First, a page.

The "Plymouth Brethren" Movement of the 1800's
One example of a movement which had all the potential of leading to a unity in the Christian community was the "Plymouth Brethren" movement of the 1800's. Its rise and fall is typical of such movements.
"[Edward] Cronin was a young dental student who had been brought up as a Roman Catholic, but had been graciously enlightened by the Spirit of God, and led to personal faith in Christ and into the knowledge of peace with God through resting upon the atoning work of the Lord Jesus...Like many another divinely-quickened soul who for conscience sake had turned his back upon the seeming unity of the papal system, [he] was greatly disturbed and perplexed by the many divisions of Protestantism. It grieved him much to find Christians of like precious faith divided into ofttimes warring camps, (for sectarian feeling was running high in the early part of the nineteenth century), and so powerless in the face of such desperate need. The argument that they were but like various regiments or battalions in one great army seemed valueless to him when he found them turning their guns, so to speak, upon each other instead of facing the common foe...Membership of denominations, as such, he could not find in Scripture, though he did see that there were local churches, made up of the one body of Christ gathered together for the breaking of bread and for prayer in local companies, but apparently one on the ground of the body, receiving one another as such and not as subscribing to special tests or forming minor organizations within the one great organism... He also found growing up within himself a feeling of repugnance to a one-man ministry, for it seemed to him that there was no place for this in the New Testament church...he thought he saw a different order for worship meetings, where the Spirit of God might use whom He would to the edification of all, if believers were subject to His guidance." (From A Historical Sketch of the Brethren Movement by H.A. Ironside; Copyright 1985 by Loizeaux Brothers, pp. 10-11)
In 1825 Cronin and one other man were denounced by the local Protestant churches in Dublin for their opposition to the concept of the one-man ministry. They began meeting together for the "breaking of bread" and prayer, and thus began the Brethren movement. That little meeting grew, and word spread of this "new idea." Within a few years a number of other little groups had sprung up on a similar basis.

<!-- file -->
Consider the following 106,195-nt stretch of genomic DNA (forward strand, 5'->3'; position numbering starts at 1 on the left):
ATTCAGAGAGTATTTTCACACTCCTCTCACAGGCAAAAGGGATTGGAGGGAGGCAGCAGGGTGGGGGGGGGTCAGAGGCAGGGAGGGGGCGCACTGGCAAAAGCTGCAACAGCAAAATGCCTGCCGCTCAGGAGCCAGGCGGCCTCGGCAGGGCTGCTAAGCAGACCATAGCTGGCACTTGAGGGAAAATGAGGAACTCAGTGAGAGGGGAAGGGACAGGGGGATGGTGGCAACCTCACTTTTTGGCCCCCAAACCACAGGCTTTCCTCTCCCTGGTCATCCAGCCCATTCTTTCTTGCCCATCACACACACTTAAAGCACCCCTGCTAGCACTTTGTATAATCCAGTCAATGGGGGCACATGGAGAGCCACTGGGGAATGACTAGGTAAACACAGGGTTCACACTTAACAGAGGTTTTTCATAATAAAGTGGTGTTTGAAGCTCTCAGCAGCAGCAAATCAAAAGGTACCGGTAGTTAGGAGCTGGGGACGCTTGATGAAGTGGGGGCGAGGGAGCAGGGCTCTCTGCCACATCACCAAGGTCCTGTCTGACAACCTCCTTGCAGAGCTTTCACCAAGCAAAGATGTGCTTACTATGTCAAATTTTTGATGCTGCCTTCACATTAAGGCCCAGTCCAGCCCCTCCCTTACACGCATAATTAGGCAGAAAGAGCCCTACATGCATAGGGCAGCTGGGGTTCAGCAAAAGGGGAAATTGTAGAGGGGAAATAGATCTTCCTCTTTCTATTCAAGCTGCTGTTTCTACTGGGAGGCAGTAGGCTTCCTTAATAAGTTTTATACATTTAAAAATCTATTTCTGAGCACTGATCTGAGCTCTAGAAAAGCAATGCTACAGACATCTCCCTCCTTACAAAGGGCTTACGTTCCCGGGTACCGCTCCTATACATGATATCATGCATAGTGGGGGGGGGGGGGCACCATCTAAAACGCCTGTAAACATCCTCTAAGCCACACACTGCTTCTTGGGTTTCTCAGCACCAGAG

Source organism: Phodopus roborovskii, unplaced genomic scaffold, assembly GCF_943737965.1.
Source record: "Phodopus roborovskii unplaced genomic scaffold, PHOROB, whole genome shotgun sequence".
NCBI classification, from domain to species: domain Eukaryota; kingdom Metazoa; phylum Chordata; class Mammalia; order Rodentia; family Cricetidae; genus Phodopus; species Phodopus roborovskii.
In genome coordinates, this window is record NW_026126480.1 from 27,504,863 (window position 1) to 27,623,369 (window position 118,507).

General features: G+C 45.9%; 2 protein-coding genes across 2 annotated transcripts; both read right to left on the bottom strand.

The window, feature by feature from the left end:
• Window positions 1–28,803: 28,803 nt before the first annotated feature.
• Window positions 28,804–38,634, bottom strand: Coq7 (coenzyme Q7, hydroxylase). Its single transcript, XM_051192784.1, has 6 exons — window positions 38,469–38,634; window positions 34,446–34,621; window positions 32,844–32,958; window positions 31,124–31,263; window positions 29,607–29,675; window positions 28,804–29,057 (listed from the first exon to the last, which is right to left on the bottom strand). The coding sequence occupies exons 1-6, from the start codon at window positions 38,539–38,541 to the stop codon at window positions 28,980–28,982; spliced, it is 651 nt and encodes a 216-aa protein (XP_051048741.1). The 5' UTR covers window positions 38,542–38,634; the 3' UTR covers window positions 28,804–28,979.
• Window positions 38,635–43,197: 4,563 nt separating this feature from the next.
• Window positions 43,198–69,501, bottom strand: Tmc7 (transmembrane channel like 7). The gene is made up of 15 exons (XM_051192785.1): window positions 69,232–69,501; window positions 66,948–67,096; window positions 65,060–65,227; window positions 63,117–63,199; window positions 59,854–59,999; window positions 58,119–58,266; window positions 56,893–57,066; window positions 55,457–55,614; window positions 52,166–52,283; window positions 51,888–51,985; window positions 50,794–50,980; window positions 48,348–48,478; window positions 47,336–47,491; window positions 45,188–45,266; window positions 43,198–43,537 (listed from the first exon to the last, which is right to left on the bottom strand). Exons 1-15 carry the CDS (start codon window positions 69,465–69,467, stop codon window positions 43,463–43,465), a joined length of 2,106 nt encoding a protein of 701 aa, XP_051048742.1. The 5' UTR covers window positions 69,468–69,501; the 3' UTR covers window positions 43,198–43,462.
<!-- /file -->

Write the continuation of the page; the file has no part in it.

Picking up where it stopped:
"There was no attempt at first to enforce uniformity of procedure in these meetings, and if I may be allowed to record here my profound conviction as to the chief cause of the apparent failure of the testimony of the Brethren and their eventual breakup into many different groups, I should say that it was through their failing to maintain the principle that unity is not necessarily uniformity. If the Brethren had been content to allow the Spirit of God to have [its] own way in each place, and had not made the attempt to enforce common methods of procedure and church order upon the assemblies as they did some years afterwards, they might have still presented a marvelous testimony to the unity of the Spirit" (p. 20).
John Nelson Darby was later to become one of the most noted leaders of the Brethren movement. In 1827 he wrote:
"...unity is the glory of the church; but unity to secure and promote our own interests is not the unity of the church...the unity of the church cannot possibly be found until the common object of those who are members of it is the glory of the Lord... The Lord Himself says, 'That they may all be one, as thou, Father, art in me and I in thee, that they also may be one in us; that the world may believe that thou hast sent me. And the glory which thou gavest me I have given them, that they may be one, even as we are one...that the world may know that thou hast sent me, and hast loved them, as thou hast loved me'" (pp. 21,22).
The Brethren movement flourished throughout Great Britain and North America for a time in the 1800's. Although not great in numbers at any time, a "wealth of literature" poured from their leaders, and many of their teachings on such topics as prophecy have been widely accepted, even to this day. Groups descended from the Brethren movement exist todayscattered, divided and small. What happened?
"It will be readily understood that Satan would labor with unwearied energy to destroy so gracious a work of the Spirit of God...As long as the opposition to the truth came only from without, the Brethren prospered, and multitudes received the Word with gladness...but, as in the early church and in practically every movement of the Spirit of God since, Satan set himself to stir up dissension within...Jealousies among ministering Brethren, differences of views as to age-old questions like the subjects and mode of baptism, details as to prophetic events...soon came in to mar the peace and happiness of the little assemblies...A new line of tradition grew up to supersede the old views left behind, and at last divisions came in among the Brethren which have never been healed to this day" (p. 29).
And, the bottom line:
"...divided though the Brethren became, it has generally been leaders who have kept the sheep in the various separate corrals. Left to themselves they would soon flock together around the one Shepherd" (p. 145).
So, today, we have a different century, different people, and different organizations, but nevertheless, it is still the same gimmick!
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